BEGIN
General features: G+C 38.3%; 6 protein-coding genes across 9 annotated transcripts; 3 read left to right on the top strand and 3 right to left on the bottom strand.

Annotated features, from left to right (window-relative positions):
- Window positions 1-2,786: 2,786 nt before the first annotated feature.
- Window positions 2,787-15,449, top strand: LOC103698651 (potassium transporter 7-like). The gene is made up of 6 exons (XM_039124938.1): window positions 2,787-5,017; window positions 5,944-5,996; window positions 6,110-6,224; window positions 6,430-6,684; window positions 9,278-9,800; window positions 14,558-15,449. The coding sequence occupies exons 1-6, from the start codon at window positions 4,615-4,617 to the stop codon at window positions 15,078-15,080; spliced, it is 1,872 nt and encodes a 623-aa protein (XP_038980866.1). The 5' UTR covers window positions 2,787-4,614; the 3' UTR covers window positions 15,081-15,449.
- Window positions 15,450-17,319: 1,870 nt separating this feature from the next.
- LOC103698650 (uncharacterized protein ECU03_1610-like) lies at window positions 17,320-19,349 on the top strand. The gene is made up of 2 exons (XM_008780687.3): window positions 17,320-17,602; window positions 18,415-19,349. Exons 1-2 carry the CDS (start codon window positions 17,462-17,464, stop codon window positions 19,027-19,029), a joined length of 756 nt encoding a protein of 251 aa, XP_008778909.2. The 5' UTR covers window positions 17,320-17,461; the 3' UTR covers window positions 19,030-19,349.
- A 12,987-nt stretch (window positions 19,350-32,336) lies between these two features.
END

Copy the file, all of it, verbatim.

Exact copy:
General features: G+C 38.3%; 6 protein-coding genes across 9 annotated transcripts; 3 read left to right on the top strand and 3 right to left on the bottom strand.

Annotated features, from left to right (window-relative positions):
- Window positions 1-2,786: 2,786 nt before the first annotated feature.
- Window positions 2,787-15,449, top strand: LOC103698651 (potassium transporter 7-like). The gene is made up of 6 exons (XM_039124938.1): window positions 2,787-5,017; window positions 5,944-5,996; window positions 6,110-6,224; window positions 6,430-6,684; window positions 9,278-9,800; window positions 14,558-15,449. The coding sequence occupies exons 1-6, from the start codon at window positions 4,615-4,617 to the stop codon at window positions 15,078-15,080; spliced, it is 1,872 nt and encodes a 623-aa protein (XP_038980866.1). The 5' UTR covers window positions 2,787-4,614; the 3' UTR covers window positions 15,081-15,449.
- Window positions 15,450-17,319: 1,870 nt separating this feature from the next.
- LOC103698650 (uncharacterized protein ECU03_1610-like) lies at window positions 17,320-19,349 on the top strand. The gene is made up of 2 exons (XM_008780687.3): window positions 17,320-17,602; window positions 18,415-19,349. Exons 1-2 carry the CDS (start codon window positions 17,462-17,464, stop codon window positions 19,027-19,029), a joined length of 756 nt encoding a protein of 251 aa, XP_008778909.2. The 5' UTR covers window positions 17,320-17,461; the 3' UTR covers window positions 19,030-19,349.
- A 12,987-nt stretch (window positions 19,350-32,336) lies between these two features.